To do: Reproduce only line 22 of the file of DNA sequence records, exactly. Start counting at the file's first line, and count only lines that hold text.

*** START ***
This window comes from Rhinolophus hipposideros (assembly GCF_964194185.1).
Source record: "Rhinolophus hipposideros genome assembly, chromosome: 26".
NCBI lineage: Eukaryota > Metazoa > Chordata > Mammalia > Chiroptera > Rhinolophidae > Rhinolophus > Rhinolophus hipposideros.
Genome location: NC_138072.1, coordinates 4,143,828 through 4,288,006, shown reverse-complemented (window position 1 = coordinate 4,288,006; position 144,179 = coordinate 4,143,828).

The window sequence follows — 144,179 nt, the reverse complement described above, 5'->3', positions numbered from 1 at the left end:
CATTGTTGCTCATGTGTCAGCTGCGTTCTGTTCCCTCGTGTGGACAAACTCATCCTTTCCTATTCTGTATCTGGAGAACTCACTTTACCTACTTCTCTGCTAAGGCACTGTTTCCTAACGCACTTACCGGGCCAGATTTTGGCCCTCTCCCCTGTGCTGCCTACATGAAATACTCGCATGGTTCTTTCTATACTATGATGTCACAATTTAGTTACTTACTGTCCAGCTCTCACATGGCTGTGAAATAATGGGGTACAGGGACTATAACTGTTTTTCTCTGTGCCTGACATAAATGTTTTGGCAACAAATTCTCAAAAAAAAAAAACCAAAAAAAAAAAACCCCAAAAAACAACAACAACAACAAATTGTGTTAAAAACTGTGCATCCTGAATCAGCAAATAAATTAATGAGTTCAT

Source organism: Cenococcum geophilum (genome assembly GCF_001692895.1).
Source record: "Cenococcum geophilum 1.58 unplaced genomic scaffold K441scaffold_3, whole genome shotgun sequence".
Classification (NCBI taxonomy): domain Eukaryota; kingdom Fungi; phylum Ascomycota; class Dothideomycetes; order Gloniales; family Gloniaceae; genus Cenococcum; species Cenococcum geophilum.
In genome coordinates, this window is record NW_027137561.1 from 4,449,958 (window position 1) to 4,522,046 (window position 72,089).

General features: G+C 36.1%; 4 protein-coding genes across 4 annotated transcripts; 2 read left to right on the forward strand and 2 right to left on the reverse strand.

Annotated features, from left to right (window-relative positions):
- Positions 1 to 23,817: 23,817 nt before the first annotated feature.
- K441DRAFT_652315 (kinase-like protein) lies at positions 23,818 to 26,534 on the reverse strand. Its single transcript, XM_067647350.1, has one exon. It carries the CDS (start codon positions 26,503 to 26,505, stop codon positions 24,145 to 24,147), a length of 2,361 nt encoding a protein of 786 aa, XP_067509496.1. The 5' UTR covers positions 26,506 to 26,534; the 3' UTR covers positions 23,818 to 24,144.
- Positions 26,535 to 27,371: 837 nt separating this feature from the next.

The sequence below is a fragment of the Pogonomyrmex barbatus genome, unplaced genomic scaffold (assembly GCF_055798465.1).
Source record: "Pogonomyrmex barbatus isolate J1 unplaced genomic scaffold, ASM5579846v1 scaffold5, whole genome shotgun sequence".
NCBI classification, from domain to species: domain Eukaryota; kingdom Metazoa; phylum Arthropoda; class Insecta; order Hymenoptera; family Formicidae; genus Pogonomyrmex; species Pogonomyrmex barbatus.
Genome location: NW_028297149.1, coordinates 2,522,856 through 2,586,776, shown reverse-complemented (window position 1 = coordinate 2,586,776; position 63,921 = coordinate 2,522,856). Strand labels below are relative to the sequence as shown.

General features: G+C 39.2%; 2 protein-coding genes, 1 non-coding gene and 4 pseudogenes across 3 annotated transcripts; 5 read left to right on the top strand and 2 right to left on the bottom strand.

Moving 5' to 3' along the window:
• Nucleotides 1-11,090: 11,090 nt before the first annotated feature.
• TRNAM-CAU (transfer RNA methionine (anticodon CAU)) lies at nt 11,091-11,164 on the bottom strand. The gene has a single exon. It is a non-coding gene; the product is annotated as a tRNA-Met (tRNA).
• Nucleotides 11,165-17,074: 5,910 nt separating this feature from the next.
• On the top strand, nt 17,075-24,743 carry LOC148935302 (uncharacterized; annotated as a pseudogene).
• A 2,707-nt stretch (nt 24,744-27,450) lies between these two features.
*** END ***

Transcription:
• Nucleotides 1-11,090: 11,090 nt before the first annotated feature.